World’s first SMS has been bought as NFT for $149,729 at auction in Paris

The world’s first SMS has been sold as a non-fungible token (NFT) for $149,729 at auction in Paris, according to the auctioneer Aguttes.

Reading “Merry Christmas,” the message was sent by British programmer Neil Papworth from his computer on December 3 1992 to Richard Jarvis, then director of UK telecommunications company Vodafone.

Jarvis received the message on his Orbitel 901 cellphone during the company’s Christmas function

The NFT is a replica of the original communication protocol that transmitted the SMS, the auction house said. The unknown buyer, who was to pay in the cryptocurrency Ether, will also receive a digital frame with a 3D animation of the message being received.

Papworth and his colleagues were trying to develop a type of communication whereby their client, Vodafone, could offer users the ability to send messages to each other’s phones, Aguttes explained on its website.
They eventually refined the code, and the transmission of texts via Vodafone’s network became a reality.

“In 1992, I had no idea just how popular texting would become, and that this would give rise to emojis and messaging apps used by millions,” Papworth was quoted as saying by the auctioneer.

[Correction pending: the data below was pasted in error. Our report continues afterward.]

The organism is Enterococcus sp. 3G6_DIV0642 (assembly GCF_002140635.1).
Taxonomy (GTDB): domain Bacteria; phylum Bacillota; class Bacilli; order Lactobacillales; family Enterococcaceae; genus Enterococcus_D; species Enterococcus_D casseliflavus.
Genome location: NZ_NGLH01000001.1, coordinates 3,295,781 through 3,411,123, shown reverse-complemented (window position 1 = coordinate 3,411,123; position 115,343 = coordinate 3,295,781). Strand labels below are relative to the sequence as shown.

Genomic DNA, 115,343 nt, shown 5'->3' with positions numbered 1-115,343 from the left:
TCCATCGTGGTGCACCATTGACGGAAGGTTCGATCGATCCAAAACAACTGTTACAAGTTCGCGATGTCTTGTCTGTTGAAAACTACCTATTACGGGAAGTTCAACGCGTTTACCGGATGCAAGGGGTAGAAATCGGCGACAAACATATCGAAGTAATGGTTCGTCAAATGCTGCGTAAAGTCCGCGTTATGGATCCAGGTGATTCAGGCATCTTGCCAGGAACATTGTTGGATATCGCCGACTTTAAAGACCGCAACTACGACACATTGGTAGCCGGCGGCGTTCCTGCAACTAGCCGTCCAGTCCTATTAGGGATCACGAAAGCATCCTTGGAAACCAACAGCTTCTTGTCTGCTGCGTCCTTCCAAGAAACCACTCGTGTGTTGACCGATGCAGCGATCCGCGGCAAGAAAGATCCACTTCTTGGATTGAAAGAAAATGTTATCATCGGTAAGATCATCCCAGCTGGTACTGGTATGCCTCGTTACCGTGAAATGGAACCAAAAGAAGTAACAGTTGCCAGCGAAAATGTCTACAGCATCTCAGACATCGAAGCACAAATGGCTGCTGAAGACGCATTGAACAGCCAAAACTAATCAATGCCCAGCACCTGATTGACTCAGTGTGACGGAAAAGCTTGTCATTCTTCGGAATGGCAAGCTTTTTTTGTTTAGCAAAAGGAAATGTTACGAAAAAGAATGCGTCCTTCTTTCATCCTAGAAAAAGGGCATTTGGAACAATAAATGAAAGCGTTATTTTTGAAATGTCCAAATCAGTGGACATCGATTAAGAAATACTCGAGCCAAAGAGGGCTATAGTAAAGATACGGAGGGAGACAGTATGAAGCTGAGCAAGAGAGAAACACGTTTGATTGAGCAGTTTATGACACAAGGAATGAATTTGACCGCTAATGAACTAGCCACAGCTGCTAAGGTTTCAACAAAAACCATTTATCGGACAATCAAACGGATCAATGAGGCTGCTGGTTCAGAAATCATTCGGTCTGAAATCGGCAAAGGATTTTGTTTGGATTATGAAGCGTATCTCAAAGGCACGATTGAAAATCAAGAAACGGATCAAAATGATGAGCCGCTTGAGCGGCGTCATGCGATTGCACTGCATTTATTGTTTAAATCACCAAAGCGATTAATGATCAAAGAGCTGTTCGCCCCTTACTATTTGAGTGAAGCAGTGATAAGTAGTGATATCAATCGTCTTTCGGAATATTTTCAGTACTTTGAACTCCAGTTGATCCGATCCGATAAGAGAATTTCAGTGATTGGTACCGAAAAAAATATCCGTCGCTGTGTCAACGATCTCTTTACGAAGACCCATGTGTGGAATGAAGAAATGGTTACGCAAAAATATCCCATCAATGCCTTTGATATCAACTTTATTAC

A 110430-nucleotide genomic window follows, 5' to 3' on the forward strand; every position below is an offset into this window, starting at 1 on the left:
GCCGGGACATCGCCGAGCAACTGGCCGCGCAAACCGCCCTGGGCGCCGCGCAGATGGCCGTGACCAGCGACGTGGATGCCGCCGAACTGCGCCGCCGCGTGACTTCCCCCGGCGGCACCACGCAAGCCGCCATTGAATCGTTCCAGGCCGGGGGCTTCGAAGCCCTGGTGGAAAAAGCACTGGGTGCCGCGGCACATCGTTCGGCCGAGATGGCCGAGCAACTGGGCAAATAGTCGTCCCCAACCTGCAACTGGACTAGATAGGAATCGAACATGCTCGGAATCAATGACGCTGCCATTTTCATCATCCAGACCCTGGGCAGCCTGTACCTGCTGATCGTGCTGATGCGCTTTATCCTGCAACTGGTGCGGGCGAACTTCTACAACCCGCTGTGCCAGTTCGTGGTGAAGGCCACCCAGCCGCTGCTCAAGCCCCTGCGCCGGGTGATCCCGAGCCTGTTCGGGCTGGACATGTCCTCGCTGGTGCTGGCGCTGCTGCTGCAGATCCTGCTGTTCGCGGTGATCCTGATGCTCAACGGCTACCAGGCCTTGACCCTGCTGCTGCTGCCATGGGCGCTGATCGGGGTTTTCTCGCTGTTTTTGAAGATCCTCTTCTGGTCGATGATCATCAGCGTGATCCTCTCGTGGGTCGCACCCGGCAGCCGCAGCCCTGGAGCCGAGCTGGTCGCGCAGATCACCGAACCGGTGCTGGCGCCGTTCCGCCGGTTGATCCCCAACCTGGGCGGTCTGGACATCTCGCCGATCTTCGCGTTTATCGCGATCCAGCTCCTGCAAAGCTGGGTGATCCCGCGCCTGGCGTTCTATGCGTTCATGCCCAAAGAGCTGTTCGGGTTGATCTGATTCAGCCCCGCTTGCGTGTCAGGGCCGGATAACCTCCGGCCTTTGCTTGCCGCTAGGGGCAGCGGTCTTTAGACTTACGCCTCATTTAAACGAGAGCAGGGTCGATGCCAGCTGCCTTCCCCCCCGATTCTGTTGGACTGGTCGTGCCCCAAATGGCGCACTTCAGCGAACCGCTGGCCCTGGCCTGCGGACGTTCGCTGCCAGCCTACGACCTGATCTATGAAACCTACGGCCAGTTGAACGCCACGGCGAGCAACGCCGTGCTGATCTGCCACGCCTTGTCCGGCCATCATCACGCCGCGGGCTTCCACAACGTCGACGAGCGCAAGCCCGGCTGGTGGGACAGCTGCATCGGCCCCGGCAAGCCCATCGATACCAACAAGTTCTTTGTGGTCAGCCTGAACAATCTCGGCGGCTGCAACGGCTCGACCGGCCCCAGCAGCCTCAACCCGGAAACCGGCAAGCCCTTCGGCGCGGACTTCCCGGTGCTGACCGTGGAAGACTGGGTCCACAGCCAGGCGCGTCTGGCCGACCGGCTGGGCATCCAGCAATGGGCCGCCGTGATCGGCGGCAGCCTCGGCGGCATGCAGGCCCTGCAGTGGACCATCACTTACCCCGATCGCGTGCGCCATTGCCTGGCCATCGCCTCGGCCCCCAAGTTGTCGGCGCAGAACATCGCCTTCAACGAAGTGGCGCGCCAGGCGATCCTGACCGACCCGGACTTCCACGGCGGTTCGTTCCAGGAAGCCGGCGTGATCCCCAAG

“I only recently told my children that I sent that first text. Looking back with hindsight, it’s clearer to see that the Christmas message I sent was a pivotal moment in mobile history,” he added.

Initially, texts could not be sent from cellphones because they did not have keyboards. However, by 1994, they were able to be transmitted from phones thanks to the arrival of the Nokia 210.

Five years later, text messages could be sent on various telecommunications networks, giving rise to their popularity. Texting as a means of communication began to overtake the use of phone calls, according to the press release.

The 160-character limit of SMS has since been incorporated across digital platforms including Twitter.

Non-fungible tokens are a form of cryptocurrency that convert digital pieces of art into unique, verifiable goods that can be traded on the blockchain.